26. When a discourse paints a passion or an effect naturally, we find in ourselves the truth of what we hear,—and which was there without our knowing it; -and we feel induced to love him who causes discover it, for he does not shew us his good, but our own; and hence, this benefit conferred, makes us love him. Besides, that this community of intellectual enjoyment that we have with him, necessarily inclines the heart to love him.

27. There should be in eloquence that which is pleasing, and that which is real; but that which is pleasing should itself be real.

28. When we meet with the natural style, we are

us to

surprized and delighted, for we expected to find an author, and we have found a man. Whilst those of good taste who look into a book, in the hope of finding a man, are altogether surprized to find an author : plus poetice quam humane locutus est. They confer the greatest honor on nature, who teach her that she can speak on all subjects, even theology.

29. The last thing that we discover in writing a book, is to know what to put at the beginning.

30, In a discourse, it is wrong to divert the mind from one thing to another, except to prevent weariness; and that only in the time when it is suitable, and not otherwise; for he who wishes to amuse inappropriately, wearies,-men will turn away their attention altogether. So difficult is it to obtain any thing from man, but by pleasure,—the current coin for which we are willing to give every thing.

31. What a vanity is painting which attracts admira-tion, by the resemblance of things, that in the original, we do not at all admire ?

32. The same sense is materially affected by the words that convey it. The sense receives its dignity from the word, instead of imparting it to them.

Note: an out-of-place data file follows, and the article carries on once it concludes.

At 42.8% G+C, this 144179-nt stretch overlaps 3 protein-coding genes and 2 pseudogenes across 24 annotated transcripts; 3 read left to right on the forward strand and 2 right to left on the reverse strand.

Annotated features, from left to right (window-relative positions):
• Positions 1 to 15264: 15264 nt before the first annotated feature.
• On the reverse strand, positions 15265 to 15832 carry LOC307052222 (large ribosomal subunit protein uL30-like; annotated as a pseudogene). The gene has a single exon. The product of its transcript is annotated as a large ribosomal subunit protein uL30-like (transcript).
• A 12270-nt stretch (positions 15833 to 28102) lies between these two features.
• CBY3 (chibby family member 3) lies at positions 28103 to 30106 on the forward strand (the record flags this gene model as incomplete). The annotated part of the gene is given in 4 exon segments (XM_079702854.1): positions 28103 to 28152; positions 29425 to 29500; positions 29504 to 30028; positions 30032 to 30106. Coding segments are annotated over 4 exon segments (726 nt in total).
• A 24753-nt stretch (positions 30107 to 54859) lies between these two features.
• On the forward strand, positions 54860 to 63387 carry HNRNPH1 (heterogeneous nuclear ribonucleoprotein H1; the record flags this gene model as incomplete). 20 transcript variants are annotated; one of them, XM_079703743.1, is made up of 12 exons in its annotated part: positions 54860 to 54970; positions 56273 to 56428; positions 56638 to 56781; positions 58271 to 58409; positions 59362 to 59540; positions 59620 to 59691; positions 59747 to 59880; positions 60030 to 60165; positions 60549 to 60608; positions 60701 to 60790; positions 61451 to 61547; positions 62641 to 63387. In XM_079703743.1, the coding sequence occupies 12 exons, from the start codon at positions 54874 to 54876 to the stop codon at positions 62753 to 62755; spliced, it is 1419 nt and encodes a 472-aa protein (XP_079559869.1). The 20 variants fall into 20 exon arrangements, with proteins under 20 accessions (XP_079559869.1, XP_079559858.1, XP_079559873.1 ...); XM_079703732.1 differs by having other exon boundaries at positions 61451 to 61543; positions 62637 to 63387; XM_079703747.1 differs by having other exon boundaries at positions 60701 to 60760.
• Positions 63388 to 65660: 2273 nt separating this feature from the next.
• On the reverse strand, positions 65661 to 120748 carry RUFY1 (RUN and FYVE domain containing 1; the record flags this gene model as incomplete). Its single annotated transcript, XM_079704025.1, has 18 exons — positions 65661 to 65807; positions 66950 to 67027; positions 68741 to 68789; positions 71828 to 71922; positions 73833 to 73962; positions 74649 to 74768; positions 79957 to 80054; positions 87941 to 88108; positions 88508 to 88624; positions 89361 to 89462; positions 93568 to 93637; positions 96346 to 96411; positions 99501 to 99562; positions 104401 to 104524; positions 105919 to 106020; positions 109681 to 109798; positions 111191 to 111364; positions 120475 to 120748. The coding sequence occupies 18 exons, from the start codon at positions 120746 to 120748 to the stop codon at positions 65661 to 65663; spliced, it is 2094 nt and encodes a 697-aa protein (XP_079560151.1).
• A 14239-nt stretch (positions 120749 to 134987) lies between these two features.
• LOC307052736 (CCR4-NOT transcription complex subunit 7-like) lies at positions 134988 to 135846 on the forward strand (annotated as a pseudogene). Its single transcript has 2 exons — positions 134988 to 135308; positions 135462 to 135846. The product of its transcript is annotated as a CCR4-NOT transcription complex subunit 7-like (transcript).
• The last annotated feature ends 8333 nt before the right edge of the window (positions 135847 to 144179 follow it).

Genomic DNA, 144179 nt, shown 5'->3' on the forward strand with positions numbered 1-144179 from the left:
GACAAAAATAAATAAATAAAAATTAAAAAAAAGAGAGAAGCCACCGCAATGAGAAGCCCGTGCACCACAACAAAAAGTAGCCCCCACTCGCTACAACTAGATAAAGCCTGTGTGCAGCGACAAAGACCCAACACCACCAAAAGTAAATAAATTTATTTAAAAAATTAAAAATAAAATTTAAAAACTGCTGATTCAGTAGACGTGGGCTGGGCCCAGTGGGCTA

33. Those who are accustomed to judge by feeling, understand but little in matters of reasoning ; for they at once, penetrate the subject with one view, and are not accustomed to search for principles. Others, on the contrary, who are accustomed to reason from principles, comprehend little in matters of feeling; searching for principles, and not being able to discov

er them.

34. True eloquence despises eloquence. True morality despises morality ; that is to say, the morality of the understanding, sets light by the morality of the fancy, which knows no rule.

35. All the false beauties that we condemn in Cicero, have their admirers in crowds.

36. To set light by philosophy, is the true philosophy.

37. Many persons understand a sermon, as they understand vespers.

38. Rivers are roads which move forward, and carry us to our destination.

39. Two faces which resemble each other, neither of which is ludicrous alone, excite a smile from their resemblance, when seen together.

40. Astrologers and Alchymists have some sound principles, but they abuse them. Now, the abuse of truth ought to be as much punished as the invention of falsehood.

44. I cannot forgive Descartes. He would willingly, in all his philosophy, have done without God, if he could; but he could not get on without letting him give the world a filip to set it a going ; after that, he has nothing more to do with him.

CHAPTER XXIX.

ON EPICTETUS AND MONTAIGNE.